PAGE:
'Golden ticket' charges dropped against Peter Ridsdale
Ex-Cardiff City chairman Peter Ridsdale has had all charges dropped against him over a 'golden ticket' promotion he launched with the Bluebirds.
It was alleged that Mr Ridsdale, 59, misled fans when he offered to put money from early season ticket sales towards new players.
But Cardiff Magistrates' Court was told on Tuesday that Cardiff council was dropping its prosecution.
Mr Ridsdale said later the case should never have come before the courts.
"Today's decision by the City of Cardiff trading standards agency to offer 'no evidence' in relation to the charges previously brought to the courts is a complete vindication of my publicly stated position that there was never a case to answer," he said in a statement.
"It is most unfortunate that this case was brought before the courts and that it has brought disruption to my personal life and unnecessary reputational damage.
"I spent five years in the wonderful city of Cardiff and sincerely believe that my contribution to saving the football club from financial meltdown, building both the new stadium and training ground, and taking Cardiff City to three Wembley appearances, speaks for itself.
"I am proud of my contribution to this city and today walk away from the courts completely innocent of any wrongdoing."
Mr Ridsdale had appeared before magistrates accused of fraud and breaching consumer protection regulations.
In December 2009, Cardiff City said cash raised from early season ticket sales would be spent on new players in the transfer window the following month.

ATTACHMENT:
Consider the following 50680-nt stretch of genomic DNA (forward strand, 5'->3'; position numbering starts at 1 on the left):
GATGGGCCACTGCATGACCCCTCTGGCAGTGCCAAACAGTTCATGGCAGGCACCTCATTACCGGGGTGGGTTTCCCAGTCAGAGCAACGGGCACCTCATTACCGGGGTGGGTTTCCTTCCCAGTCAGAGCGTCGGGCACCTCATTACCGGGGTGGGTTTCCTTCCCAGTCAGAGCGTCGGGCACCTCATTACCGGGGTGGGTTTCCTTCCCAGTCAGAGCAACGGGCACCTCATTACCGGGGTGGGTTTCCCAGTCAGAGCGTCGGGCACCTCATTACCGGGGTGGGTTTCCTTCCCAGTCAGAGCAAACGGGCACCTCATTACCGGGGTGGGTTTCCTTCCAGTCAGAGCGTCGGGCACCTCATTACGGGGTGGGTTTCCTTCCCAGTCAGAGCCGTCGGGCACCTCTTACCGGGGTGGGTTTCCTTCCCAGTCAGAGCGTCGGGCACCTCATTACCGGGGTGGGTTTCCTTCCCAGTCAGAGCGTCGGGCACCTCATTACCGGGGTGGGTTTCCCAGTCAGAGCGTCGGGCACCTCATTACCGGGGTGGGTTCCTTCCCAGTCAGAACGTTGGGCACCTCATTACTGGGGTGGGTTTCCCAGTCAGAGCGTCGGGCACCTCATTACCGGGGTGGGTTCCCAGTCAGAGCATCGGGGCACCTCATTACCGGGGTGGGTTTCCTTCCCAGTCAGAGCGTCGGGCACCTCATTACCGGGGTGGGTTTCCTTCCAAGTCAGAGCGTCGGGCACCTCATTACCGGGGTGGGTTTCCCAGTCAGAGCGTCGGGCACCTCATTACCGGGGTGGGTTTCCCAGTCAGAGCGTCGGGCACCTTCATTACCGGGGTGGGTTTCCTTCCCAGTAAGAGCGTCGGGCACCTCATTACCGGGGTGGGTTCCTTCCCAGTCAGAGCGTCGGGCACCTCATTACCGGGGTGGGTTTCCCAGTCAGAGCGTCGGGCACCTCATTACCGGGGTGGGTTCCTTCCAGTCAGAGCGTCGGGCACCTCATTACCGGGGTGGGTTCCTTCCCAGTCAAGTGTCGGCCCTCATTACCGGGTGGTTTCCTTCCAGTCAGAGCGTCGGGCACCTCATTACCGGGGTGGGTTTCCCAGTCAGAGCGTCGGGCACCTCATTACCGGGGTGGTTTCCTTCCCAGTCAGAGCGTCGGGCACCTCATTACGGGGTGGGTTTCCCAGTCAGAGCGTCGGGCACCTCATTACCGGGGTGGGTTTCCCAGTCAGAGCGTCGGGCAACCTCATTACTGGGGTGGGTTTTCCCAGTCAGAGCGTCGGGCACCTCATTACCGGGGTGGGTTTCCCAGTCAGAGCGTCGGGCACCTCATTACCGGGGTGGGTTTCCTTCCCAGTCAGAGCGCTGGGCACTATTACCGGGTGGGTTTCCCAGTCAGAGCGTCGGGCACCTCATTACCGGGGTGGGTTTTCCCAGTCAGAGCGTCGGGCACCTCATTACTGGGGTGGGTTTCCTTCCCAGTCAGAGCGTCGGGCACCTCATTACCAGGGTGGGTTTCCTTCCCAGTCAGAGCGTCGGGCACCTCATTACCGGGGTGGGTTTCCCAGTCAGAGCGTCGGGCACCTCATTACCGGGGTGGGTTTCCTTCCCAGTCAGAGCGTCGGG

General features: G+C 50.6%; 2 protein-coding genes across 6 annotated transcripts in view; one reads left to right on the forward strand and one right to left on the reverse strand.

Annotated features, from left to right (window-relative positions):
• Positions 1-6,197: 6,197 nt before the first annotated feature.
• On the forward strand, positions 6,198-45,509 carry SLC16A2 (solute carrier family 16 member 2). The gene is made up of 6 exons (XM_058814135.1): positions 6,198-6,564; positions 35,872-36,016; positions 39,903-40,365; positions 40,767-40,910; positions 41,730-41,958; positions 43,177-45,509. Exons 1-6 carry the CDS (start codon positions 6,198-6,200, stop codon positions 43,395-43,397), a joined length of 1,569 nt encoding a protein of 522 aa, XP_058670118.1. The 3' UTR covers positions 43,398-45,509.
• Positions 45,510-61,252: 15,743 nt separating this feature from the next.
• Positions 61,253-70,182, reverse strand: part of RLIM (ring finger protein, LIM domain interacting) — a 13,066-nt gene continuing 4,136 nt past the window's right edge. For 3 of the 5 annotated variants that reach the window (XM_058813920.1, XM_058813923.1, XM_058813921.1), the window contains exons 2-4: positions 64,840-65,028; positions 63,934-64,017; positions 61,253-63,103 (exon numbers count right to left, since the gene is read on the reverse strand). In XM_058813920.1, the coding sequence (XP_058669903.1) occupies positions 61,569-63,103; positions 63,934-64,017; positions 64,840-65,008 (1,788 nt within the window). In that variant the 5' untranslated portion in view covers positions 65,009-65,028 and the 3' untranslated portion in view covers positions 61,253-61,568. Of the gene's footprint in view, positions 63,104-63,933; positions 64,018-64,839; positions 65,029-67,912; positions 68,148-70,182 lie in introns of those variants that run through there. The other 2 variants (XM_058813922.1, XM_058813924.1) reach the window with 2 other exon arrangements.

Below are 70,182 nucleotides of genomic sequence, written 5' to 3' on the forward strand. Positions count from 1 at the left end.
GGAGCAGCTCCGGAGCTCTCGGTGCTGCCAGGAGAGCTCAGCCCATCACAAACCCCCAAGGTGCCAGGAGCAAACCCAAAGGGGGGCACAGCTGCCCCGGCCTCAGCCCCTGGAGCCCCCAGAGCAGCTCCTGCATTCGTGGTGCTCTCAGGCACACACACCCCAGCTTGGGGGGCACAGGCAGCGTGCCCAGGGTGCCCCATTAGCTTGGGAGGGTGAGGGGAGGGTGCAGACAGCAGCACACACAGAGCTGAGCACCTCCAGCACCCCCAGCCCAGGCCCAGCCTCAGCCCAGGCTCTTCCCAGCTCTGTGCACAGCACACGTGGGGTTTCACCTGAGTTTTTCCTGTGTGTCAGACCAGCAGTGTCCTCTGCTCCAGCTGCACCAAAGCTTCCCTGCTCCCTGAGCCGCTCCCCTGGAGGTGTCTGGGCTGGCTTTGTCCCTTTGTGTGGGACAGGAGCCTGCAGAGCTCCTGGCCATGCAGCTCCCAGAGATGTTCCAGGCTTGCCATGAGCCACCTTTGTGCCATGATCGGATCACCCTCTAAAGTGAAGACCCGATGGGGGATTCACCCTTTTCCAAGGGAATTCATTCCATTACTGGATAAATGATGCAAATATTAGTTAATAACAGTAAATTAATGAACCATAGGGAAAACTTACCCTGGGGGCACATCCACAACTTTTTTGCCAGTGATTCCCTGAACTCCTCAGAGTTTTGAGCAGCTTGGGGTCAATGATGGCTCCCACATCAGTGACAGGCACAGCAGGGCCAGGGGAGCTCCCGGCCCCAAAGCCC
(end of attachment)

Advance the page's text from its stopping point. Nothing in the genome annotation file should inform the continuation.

But the club later said no new players would be bought and fans complained to Cardiff council's trading standards department.
Fans had also been told their money would be refunded if Cardiff secured promotion to the Premier League that season, but the Bluebirds missed out after losing to Blackpool at Wembley.
A council spokesperson said the prosecution was brought in response to a "number of concerns expressed by supporters who bought into the golden ticket scheme in good faith".
"On paper, there was a case to answer, however, the council has recently obtained further evidence from prosecution witnesses and taken the advice of a leading counsel," said the council.
"After a thorough analysis of this new evidence, and due to the reluctance of those supporters who raised concerns to provide witness statements, the council considered that a conviction after trial was unlikely.
"Consequently, the council has decided to discontinue the prosecution."
Mr Ridsdale, who stood down as Cardiff City chairman in May last year, is currently acting chairman at Plymouth but plans to stand down once a takeover of the club has been completed.